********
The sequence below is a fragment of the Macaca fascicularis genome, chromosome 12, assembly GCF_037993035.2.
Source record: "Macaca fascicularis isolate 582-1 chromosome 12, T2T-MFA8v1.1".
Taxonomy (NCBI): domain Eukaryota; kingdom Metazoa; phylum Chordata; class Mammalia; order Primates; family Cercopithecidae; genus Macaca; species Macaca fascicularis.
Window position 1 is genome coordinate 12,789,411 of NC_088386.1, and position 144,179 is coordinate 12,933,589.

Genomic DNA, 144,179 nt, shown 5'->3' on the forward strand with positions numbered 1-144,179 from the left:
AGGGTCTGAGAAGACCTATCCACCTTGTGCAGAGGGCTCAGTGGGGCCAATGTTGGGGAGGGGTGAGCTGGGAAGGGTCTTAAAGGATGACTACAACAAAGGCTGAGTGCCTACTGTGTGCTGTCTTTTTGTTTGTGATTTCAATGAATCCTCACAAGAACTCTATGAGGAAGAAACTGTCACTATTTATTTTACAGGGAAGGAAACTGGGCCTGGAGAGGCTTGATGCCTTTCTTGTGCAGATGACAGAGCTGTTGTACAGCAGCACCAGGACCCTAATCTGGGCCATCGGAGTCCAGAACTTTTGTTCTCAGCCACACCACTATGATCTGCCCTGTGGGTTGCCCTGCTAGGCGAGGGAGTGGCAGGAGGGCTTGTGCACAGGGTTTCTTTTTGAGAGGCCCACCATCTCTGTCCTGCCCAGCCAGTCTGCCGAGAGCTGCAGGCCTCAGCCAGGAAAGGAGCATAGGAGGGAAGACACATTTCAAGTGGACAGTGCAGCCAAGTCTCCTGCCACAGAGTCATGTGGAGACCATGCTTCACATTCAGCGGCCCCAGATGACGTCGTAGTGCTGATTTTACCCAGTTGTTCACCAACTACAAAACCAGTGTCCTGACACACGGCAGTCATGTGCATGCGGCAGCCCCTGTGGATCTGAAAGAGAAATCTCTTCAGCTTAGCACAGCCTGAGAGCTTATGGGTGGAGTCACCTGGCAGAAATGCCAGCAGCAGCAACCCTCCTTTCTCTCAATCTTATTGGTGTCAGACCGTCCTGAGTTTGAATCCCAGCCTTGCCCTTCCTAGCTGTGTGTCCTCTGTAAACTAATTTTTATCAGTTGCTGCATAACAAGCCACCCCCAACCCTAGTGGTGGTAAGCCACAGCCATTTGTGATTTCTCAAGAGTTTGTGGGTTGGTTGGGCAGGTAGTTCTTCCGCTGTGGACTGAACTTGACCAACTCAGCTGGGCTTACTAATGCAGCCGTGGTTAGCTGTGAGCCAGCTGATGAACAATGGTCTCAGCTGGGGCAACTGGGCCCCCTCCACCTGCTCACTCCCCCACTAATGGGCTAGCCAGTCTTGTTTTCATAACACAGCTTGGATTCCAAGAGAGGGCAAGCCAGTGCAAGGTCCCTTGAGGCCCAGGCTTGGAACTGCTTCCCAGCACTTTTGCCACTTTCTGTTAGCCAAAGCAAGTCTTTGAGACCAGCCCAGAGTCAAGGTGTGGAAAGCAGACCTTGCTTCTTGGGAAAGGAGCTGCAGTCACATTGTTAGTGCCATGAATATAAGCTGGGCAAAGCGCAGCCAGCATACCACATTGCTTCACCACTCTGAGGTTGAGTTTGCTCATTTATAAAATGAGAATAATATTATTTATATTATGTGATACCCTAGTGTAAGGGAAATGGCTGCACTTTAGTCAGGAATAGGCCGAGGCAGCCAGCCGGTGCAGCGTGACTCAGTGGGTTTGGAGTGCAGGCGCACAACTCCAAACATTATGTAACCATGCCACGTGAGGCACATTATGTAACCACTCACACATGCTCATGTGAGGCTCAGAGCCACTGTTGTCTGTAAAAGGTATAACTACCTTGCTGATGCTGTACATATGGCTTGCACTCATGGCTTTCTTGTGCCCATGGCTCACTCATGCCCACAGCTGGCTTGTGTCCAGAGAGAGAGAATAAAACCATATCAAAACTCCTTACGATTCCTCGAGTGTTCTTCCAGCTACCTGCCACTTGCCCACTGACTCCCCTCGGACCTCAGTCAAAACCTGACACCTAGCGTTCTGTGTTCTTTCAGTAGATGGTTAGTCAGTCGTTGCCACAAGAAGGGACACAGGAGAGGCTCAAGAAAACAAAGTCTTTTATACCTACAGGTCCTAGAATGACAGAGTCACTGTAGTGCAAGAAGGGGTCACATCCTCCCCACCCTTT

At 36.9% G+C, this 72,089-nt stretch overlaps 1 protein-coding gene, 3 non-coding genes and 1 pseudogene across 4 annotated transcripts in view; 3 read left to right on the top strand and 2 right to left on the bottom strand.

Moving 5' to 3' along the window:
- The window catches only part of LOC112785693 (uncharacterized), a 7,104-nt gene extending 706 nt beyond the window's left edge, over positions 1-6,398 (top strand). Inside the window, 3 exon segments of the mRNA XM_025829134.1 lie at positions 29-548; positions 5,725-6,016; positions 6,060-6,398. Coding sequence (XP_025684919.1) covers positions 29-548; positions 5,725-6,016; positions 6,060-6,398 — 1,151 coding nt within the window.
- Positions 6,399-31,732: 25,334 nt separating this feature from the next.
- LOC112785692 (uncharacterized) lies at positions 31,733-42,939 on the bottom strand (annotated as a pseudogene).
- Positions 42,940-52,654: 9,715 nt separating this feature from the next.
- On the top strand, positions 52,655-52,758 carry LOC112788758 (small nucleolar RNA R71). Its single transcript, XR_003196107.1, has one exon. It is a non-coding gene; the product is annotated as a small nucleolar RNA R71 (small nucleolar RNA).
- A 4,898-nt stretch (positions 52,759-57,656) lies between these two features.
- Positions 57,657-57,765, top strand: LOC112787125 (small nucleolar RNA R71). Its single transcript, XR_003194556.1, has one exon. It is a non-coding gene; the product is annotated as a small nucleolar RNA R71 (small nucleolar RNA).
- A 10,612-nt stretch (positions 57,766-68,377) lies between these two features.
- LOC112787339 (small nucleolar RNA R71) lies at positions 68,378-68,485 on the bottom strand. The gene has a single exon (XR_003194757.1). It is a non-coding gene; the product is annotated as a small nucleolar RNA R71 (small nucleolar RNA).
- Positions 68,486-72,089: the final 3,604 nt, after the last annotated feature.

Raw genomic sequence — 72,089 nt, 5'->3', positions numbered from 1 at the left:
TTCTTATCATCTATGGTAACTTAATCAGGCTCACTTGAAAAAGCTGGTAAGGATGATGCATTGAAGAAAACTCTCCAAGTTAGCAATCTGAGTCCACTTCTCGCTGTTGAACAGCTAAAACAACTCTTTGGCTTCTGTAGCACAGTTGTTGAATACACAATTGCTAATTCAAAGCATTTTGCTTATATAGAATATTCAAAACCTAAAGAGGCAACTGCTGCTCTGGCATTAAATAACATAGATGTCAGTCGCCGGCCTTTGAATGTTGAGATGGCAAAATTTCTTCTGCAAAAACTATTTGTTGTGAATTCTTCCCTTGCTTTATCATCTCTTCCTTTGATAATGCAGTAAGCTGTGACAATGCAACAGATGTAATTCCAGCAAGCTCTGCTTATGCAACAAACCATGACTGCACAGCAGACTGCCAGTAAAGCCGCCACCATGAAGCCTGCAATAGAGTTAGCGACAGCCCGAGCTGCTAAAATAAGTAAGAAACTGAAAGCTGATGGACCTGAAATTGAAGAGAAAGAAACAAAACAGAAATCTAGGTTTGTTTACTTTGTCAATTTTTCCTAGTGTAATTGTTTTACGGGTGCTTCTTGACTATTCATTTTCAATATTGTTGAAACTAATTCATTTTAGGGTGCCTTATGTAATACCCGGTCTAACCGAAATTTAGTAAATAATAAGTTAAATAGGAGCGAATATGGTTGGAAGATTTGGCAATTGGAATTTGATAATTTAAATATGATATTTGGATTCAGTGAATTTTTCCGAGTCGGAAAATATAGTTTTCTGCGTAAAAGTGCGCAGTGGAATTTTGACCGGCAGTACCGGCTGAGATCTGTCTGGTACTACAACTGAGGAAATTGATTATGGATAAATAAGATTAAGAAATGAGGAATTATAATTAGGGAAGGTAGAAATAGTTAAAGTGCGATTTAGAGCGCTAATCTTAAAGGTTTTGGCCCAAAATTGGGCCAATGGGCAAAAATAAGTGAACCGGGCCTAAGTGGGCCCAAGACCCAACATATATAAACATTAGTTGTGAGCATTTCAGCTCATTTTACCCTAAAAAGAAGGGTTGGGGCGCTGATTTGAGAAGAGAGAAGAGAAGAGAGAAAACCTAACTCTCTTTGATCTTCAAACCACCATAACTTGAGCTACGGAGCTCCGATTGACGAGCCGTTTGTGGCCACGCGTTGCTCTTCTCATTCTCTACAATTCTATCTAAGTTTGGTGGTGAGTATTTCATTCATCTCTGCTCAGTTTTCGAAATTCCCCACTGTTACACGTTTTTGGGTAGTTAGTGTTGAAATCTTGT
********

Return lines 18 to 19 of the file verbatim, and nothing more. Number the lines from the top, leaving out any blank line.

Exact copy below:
- Positions 68,486-72,089: the final 3,604 nt, after the last annotated feature.

Raw genomic sequence — 72,089 nt, 5'->3', positions numbered from 1 at the left: